I used to make lists of things I liked and didn’t like. If I wanted to marry and have children, that went on the list. If I enjoyed musical theater, that too went on the list. Inevitably a day would come when I couldn’t imagine wanting to marry or liking musicals. I was perplexed as to why they were on the list in the first place. So I’d start a new one. I was trying hard to figure out who I was. As soon as I had a decent handle on the nature of my identity, it would slip through my fingers once again. I kept these lists in an effort to pin down my sense of self in a concrete and lasting way. What I didn’t know is that I have Dissociative Identity Disorder. Identity confusion is a normal, if monumentally frustrating, part of DID.
What Is Identity Confusion?
If at no other time in our lives, we all experience identity confusion as teenagers. Grappling with who we are during adolescence is normal, even healthy. As adults, bouts of identity confusion are common around major life transitions:
- Having children. Incorporating the role of father or mother into your sense of self requires, for many people, a period of adjustment.
- Changing careers. One of the first introductory questions we ask each other is, “What do you do?” How we earn a living is often part of how we identify ourselves. It’s natural to reconsider our identities a bit when making drastic career changes.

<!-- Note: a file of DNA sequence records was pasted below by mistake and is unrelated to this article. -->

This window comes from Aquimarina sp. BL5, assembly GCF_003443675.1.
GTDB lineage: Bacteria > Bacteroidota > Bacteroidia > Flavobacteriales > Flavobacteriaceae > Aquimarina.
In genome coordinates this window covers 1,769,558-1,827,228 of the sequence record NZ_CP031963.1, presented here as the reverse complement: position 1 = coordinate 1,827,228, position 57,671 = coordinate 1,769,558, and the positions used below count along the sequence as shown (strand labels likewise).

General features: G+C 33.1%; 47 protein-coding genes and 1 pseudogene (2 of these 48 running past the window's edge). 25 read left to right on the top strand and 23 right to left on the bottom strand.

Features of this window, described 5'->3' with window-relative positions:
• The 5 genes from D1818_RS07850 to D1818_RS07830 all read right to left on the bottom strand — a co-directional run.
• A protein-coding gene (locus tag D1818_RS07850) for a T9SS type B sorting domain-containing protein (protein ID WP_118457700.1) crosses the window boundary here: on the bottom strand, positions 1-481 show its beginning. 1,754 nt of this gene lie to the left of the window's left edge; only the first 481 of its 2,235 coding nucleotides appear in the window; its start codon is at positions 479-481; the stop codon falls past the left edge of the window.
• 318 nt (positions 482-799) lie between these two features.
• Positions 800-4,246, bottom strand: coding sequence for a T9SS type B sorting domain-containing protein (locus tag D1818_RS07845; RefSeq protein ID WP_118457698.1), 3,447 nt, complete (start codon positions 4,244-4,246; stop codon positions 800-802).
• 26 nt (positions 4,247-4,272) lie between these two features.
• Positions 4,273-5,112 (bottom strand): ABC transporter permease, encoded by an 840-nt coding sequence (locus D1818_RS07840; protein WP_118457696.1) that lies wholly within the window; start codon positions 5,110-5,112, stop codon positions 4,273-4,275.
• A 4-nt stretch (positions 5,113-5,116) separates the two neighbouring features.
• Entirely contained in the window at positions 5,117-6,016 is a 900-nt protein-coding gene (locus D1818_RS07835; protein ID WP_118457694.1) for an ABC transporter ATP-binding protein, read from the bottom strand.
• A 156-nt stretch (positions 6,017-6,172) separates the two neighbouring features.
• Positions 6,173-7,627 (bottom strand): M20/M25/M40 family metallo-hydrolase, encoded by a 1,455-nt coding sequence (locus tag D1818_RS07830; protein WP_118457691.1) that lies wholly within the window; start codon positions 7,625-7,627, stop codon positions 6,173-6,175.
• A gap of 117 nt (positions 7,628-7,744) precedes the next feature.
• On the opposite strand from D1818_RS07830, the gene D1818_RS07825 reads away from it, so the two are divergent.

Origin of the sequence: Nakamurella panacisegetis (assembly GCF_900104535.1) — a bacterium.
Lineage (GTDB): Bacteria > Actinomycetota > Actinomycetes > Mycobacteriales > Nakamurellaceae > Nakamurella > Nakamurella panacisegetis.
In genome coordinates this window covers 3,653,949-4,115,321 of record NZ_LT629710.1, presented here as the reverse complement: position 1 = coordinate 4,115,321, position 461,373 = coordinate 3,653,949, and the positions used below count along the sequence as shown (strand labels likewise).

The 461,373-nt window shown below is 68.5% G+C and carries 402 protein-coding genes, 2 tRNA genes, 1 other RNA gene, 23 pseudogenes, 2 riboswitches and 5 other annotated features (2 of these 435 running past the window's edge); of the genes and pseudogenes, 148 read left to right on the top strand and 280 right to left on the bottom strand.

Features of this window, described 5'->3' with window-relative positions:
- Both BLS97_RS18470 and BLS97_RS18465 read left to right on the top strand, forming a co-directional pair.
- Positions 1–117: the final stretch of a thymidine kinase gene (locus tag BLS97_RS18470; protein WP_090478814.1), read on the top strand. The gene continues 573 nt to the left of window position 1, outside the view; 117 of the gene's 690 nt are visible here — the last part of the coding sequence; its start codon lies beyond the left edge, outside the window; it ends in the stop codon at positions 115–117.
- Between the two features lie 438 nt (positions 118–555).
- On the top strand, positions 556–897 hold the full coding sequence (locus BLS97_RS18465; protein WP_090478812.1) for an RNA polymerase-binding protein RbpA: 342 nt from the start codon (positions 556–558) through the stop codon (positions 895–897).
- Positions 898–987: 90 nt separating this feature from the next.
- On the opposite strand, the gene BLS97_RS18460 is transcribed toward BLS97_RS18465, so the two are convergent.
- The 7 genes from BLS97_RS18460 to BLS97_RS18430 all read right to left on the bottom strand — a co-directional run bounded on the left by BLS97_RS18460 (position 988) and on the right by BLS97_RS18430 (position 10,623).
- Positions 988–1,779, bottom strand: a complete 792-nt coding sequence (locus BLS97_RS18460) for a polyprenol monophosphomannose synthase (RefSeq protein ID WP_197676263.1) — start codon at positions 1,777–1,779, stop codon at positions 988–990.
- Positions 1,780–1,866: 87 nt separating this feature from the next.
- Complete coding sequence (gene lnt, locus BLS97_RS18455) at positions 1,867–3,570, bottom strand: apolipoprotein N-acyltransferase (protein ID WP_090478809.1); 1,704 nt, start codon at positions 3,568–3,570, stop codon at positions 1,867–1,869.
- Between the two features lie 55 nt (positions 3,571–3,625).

- Divorcing. Our relationships also help define who we are. Feeling lost and unsure of who you are after losing your primary relationship isn’t unusual.
Identity is complex, multi-faceted, and ever-evolving. No one has an entirely cohesive, static sense of self. Confusion about who we are from time to time is part of being human.
Someone with dissociative identity disorder … is constantly wrestling with separate, often adversarial identities that are engaged in a battle for control over that person’s mind and body twenty-four hours a day. – The Stranger in the Mirror, Marlene Steinberg
Identity Confusion and Dissociative Identity Disorder
For me, identity confusion is far more pervasive and unsettling. My sense of self is a battleground where wars are waged. These wars impact life in profound and upsetting ways. Decisions about where to live, what sort of work to do, and who to create relationships with are guided in large part by identity. For example, a heterosexual, christian woman will likely make different life choices from a gay, atheist man. Navigating life with Dissociative Identity Disorder requires balancing such deeply conflicting identities. And that’s no easy task. At times, severe identity confusion stalls any movement in any direction. The ability to recognize identity confusion for what it is helps. Not because recognition clarifies the issue of my identity or frees me from identity confusion’s paralyzing effects. It doesn’t. But it frees me from the expectation that I should know who I am.
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